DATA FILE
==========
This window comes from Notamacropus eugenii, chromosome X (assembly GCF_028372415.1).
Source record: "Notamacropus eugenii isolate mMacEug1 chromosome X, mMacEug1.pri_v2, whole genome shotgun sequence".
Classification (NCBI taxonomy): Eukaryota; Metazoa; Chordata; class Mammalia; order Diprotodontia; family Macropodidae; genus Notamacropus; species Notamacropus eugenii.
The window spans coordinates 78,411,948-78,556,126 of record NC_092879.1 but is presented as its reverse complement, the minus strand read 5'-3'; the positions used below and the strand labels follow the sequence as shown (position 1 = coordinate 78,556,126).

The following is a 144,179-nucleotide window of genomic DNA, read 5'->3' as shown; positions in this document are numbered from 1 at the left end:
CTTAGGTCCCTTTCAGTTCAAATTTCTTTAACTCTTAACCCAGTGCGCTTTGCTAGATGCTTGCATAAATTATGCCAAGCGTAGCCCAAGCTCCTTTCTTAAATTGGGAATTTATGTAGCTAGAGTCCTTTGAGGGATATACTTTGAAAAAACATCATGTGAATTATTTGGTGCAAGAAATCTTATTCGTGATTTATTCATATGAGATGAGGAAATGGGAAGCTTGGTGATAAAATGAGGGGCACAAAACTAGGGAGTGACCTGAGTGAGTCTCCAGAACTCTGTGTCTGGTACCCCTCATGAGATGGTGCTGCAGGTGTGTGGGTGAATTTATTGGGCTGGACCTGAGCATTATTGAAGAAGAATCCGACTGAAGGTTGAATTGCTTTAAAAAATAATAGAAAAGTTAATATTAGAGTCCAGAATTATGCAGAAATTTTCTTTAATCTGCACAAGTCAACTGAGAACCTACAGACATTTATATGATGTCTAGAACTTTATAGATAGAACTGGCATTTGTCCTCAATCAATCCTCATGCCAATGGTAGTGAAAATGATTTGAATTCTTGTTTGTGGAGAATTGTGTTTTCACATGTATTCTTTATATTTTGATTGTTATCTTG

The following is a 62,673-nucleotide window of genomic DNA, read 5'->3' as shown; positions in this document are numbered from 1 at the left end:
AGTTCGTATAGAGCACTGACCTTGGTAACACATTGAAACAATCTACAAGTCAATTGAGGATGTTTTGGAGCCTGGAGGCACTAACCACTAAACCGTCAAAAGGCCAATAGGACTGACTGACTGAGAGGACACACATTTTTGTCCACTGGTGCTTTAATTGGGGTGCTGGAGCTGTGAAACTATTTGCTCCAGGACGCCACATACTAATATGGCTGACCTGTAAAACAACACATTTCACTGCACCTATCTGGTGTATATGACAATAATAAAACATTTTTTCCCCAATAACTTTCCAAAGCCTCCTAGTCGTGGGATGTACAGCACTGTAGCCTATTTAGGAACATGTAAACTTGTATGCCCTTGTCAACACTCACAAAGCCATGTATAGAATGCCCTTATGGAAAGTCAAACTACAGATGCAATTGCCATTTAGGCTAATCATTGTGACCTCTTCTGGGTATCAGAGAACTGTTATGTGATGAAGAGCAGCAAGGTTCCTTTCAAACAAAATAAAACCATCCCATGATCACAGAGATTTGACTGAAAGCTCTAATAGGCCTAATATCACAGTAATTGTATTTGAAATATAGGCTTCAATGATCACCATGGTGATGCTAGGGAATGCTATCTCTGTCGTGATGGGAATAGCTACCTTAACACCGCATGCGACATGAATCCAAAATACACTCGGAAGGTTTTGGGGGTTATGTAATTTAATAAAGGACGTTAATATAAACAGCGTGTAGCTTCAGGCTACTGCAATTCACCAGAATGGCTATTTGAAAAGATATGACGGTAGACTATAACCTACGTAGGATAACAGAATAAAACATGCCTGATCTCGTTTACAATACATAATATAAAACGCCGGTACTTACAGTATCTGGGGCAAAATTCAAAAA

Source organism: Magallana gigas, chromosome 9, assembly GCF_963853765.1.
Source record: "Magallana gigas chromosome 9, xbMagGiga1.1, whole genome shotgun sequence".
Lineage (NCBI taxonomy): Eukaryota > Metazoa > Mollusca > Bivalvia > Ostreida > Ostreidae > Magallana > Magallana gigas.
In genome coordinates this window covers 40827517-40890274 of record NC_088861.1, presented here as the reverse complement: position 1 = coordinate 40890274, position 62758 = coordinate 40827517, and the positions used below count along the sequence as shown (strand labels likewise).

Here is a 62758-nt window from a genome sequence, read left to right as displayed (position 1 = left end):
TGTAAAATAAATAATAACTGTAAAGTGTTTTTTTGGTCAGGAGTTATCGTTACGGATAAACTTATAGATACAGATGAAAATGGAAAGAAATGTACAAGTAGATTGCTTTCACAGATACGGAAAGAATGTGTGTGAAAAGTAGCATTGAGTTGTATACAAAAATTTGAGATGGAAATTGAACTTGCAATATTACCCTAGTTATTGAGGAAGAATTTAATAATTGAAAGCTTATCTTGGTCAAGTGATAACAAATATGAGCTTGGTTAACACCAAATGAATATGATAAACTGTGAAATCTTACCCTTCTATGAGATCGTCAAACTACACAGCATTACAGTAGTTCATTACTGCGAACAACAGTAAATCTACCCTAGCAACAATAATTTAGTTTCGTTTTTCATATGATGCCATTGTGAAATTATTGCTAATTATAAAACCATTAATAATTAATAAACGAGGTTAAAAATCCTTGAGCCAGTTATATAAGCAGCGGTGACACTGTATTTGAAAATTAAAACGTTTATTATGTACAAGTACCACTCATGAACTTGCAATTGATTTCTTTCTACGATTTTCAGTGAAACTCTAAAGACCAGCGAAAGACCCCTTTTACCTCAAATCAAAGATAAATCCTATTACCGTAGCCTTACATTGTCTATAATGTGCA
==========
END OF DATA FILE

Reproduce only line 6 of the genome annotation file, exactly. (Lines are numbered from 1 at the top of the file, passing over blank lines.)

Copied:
CTTAGGTCCCTTTCAGTTCAAATTTCTTTAACTCTTAACCCAGTGCGCTTTGCTAGATGCTTGCATAAATTATGCCAAGCGTAGCCCAAGCTCCTTTCTTAAATTGGGAATTTATGTAGCTAGAGTCCTTTGAGGGATATACTTTGAAAAAACATCATGTGAATTATTTGGTGCAAGAAATCTTATTCGTGATTTATTCATATGAGATGAGGAAATGGGAAGCTTGGTGATAAAATGAGGGGCACAAAACTAGGGAGTGACCTGAGTGAGTCTCCAGAACTCTGTGTCTGGTACCCCTCATGAGATGGTGCTGCAGGTGTGTGGGTGAATTTATTGGGCTGGACCTGAGCATTATTGAAGAAGAATCCGACTGAAGGTTGAATTGCTTTAAAAAATAATAGAAAAGTTAATATTAGAGTCCAGAATTATGCAGAAATTTTCTTTAATCTGCACAAGTCAACTGAGAACCTACAGACATTTATATGATGTCTAGAACTTTATAGATAGAACTGGCATTTGTCCTCAATCAATCCTCATGCCAATGGTAGTGAAAATGATTTGAATTCTTGTTTGTGGAGAATTGTGTTTTCACATGTATTCTTTATATTTTGATTGTTATCTTG